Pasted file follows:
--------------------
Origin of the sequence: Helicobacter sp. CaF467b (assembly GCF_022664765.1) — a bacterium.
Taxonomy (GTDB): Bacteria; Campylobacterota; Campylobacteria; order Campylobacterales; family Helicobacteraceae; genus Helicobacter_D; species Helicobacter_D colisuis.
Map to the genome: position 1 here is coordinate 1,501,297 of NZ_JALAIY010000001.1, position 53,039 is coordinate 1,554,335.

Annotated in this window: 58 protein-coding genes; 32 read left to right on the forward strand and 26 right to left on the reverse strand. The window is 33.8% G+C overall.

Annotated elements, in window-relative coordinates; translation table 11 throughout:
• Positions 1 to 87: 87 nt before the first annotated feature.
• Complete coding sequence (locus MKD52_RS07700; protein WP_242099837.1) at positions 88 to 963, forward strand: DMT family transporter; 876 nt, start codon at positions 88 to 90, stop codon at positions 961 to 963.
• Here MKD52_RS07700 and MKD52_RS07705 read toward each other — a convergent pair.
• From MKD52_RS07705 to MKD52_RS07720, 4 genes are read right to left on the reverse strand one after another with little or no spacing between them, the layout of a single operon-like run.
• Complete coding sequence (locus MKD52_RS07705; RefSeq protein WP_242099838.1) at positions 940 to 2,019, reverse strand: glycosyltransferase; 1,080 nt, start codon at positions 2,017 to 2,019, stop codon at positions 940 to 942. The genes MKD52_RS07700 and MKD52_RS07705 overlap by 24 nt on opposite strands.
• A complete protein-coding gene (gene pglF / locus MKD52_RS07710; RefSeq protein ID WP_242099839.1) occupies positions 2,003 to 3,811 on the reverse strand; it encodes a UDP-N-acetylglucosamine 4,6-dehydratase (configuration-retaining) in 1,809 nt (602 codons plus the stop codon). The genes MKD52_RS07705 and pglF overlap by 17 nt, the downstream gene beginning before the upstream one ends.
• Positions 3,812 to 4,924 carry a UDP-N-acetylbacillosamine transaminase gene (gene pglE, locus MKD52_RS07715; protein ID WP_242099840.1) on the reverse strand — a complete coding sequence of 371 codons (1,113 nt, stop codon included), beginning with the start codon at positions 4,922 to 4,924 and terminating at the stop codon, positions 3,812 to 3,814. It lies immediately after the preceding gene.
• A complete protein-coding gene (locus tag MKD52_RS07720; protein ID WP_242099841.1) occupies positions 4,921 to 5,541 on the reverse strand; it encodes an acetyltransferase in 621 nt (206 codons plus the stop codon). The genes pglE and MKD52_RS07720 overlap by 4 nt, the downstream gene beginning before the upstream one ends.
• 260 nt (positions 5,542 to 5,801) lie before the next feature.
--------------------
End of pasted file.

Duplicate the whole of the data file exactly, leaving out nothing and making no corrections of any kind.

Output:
Origin of the sequence: Helicobacter sp. CaF467b (assembly GCF_022664765.1) — a bacterium.
Taxonomy (GTDB): Bacteria; Campylobacterota; Campylobacteria; order Campylobacterales; family Helicobacteraceae; genus Helicobacter_D; species Helicobacter_D colisuis.
Map to the genome: position 1 here is coordinate 1,501,297 of NZ_JALAIY010000001.1, position 53,039 is coordinate 1,554,335.

Annotated in this window: 58 protein-coding genes; 32 read left to right on the forward strand and 26 right to left on the reverse strand. The window is 33.8% G+C overall.

Annotated elements, in window-relative coordinates; translation table 11 throughout:
• Positions 1 to 87: 87 nt before the first annotated feature.
• Complete coding sequence (locus MKD52_RS07700; protein WP_242099837.1) at positions 88 to 963, forward strand: DMT family transporter; 876 nt, start codon at positions 88 to 90, stop codon at positions 961 to 963.
• Here MKD52_RS07700 and MKD52_RS07705 read toward each other — a convergent pair.
• From MKD52_RS07705 to MKD52_RS07720, 4 genes are read right to left on the reverse strand one after another with little or no spacing between them, the layout of a single operon-like run.
• Complete coding sequence (locus MKD52_RS07705; RefSeq protein WP_242099838.1) at positions 940 to 2,019, reverse strand: glycosyltransferase; 1,080 nt, start codon at positions 2,017 to 2,019, stop codon at positions 940 to 942. The genes MKD52_RS07700 and MKD52_RS07705 overlap by 24 nt on opposite strands.
• A complete protein-coding gene (gene pglF / locus MKD52_RS07710; RefSeq protein ID WP_242099839.1) occupies positions 2,003 to 3,811 on the reverse strand; it encodes a UDP-N-acetylglucosamine 4,6-dehydratase (configuration-retaining) in 1,809 nt (602 codons plus the stop codon). The genes MKD52_RS07705 and pglF overlap by 17 nt, the downstream gene beginning before the upstream one ends.
• Positions 3,812 to 4,924 carry a UDP-N-acetylbacillosamine transaminase gene (gene pglE, locus MKD52_RS07715; protein ID WP_242099840.1) on the reverse strand — a complete coding sequence of 371 codons (1,113 nt, stop codon included), beginning with the start codon at positions 4,922 to 4,924 and terminating at the stop codon, positions 3,812 to 3,814. It lies immediately after the preceding gene.
• A complete protein-coding gene (locus tag MKD52_RS07720; protein ID WP_242099841.1) occupies positions 4,921 to 5,541 on the reverse strand; it encodes an acetyltransferase in 621 nt (206 codons plus the stop codon). The genes pglE and MKD52_RS07720 overlap by 4 nt, the downstream gene beginning before the upstream one ends.
• 260 nt (positions 5,542 to 5,801) lie before the next feature.